A bit of background about Palais des Thés (PdT)before the review of four Grand Cru teas. The original Palais des Thes boutique is located in the Marais, described by PdT's marketing manager, Ines Bejot, as the "most charming place of Paris." There are 35 shops worldwide with half in France and five of these located in Paris. The shops outside of France are located in tea producing or tea drinking countries. PdT founder Francois-Xavier Delmas travels to the growers that supply tea to the company and blogs about his trips at Discovering Tea.
I had the pleasure of taking a Grand Cru tea class with tea master Cynthia Chovet. The Grand Cru Tasting is one of four classes offered at the Palais des Thes Tea School. Cynthia has many years of experience in the food and beverage industry. I was surprised to learn that she has only been with Pdt for one year; she spoke knowledgeably and passionately about the company. Cynthia's approach to the class was great! She spoke about the company, tea-ware, and the tea types and their regions, but waited for Ines and I to talk about what we tasted in each tea before offering her observations.
Four teas were prepared during the class: Silver Needle, Tawaramine Shincha Ichibancha 2015, Bao Zhong Antique 1999 (!), and Jukro.You read the year 1999 correctly. This oolong was aged for over 15 years, but I will provide more detail later on the post.
Also known as Yinzhen, this Fujian white tea is made only of buds. Look at all those silvery white hairs! Even after steeping, many of the leaves remained in their original state with prominent hairs. The liquor tasted of woodsmoke and chestnuts with a sweet finish. As the tea cooled, I detected notes of green like conifer needles, specifically juniper and pine.
Tawaramine Shincha Ichibancha 2015
I felt fortunate to be able to taste a Spring 2015 Shincha! The dried leaves smelled heavenly with a deep sweet and cream aroma. The leaves appeared to leave a sort of resin on the interior of the canister. The liquor tasted like steamed spinach and mussels as well as fresh seaweed. The shincha had a long finish; the liquor stained my cheeks.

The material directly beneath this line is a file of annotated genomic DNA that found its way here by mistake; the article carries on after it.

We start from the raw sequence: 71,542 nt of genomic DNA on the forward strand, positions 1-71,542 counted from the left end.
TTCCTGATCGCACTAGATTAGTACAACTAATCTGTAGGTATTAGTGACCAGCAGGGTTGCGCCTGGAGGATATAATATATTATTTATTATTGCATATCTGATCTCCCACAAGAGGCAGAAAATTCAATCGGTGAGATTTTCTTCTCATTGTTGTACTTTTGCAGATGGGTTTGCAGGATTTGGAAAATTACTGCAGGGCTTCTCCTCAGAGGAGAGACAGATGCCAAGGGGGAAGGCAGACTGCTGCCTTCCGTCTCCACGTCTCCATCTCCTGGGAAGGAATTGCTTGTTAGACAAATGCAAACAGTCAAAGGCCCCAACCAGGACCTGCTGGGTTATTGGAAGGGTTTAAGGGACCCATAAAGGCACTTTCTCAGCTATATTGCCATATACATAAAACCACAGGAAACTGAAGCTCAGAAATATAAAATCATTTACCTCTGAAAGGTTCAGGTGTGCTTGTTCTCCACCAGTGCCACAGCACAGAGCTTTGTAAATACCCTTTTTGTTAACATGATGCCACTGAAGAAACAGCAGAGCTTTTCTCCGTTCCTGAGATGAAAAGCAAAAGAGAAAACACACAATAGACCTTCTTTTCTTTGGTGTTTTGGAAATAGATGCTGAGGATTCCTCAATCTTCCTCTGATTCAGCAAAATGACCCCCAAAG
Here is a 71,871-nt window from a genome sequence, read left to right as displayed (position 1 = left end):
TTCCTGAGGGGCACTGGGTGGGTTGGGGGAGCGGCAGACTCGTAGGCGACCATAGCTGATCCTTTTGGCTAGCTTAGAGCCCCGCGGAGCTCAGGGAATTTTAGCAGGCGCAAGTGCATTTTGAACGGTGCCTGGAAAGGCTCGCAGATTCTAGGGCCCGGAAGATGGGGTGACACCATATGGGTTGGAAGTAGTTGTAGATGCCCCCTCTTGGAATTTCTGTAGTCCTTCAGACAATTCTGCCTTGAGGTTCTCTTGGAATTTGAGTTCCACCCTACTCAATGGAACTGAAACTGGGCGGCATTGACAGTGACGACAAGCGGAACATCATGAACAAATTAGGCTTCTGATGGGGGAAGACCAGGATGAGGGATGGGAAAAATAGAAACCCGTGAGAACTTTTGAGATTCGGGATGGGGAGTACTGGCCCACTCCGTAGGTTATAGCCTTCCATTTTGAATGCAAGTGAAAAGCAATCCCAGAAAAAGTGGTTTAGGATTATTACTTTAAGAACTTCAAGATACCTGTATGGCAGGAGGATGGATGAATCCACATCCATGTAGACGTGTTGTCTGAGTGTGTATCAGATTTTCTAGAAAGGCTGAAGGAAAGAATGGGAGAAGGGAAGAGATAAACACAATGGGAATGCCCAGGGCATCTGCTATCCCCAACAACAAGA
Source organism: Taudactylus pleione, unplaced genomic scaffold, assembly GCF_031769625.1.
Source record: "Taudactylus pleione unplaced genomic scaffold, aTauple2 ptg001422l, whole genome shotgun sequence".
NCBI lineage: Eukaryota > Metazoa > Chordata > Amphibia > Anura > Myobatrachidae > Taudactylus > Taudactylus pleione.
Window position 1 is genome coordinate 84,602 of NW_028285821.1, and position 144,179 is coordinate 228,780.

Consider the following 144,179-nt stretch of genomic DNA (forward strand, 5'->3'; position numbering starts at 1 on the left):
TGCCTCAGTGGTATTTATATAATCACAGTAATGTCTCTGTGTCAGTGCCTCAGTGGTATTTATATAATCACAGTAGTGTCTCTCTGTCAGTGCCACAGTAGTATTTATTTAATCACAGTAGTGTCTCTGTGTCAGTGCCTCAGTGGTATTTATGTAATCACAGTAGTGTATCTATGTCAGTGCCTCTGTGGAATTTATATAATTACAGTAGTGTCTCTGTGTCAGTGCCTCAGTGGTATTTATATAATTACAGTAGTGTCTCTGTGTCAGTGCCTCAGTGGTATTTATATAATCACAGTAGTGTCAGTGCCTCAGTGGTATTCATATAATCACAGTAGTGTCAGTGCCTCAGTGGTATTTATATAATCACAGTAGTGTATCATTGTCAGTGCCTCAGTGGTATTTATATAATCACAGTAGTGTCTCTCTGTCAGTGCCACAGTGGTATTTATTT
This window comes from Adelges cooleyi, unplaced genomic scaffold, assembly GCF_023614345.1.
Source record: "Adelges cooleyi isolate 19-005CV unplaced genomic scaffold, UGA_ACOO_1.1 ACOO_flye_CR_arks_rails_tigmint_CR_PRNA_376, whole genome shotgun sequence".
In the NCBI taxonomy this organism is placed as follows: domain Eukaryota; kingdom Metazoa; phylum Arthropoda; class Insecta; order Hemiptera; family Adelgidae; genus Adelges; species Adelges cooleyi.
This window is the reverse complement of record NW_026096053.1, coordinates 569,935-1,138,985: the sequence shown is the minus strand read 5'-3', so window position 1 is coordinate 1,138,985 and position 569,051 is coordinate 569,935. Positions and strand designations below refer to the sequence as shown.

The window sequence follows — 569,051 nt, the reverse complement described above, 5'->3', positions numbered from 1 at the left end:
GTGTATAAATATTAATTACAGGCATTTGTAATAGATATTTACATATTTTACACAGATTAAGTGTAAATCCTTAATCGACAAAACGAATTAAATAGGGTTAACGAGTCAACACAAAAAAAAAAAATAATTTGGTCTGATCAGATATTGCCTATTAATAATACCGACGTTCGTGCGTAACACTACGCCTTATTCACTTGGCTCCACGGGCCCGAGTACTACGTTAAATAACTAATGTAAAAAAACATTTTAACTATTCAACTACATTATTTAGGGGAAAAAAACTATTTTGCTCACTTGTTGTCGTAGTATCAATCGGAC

Bao Zhong Antique 1999
The antique version of Baozhong, a Taiwanese oolong, is created through a yearly refiring. The non-aged version of this tea is Bao Zhong Imperial. The steeped leaves of the Antique smelled of charred wood with a cherry aroma at the end. It was an astringent tea. Its taste is also big and bold like a California red wine.
Coincidentally, we had the best tea at the end of the tasting. Korean black teas are unusual. This tea tastes heavily of chocolate! The dried leaves smell of chocolate and the liquor tastes of chocolate cake (Cynthia) and molten brownie (Ines). Cynthia detected a nutty flavor. I detected a floral note. The PdT website offers rose geranium as a possibility. With its berry undertone, the tea reminded of a single origin 72-80% chocolate bar.
Thinking about tea and cheese pairings, I asked Cynthia for a cheese recommendation for the Jukro, and teas in general. She suggested identifying the note you want to highlight and finding a cheese with a similar flavor profile to make a match. Here's a pairing she recommends: Challerhocker, a nutty Swiss cheese, with Longjing. Cynthia's husband is a cheesemonger in Darien, Connecticut!
Grand Cru Tasting Class courtesy of Palais des Thés. Thank you.
P.S. Tea and cheese pairings at French Cheese Board and at In Pursuit of Tea.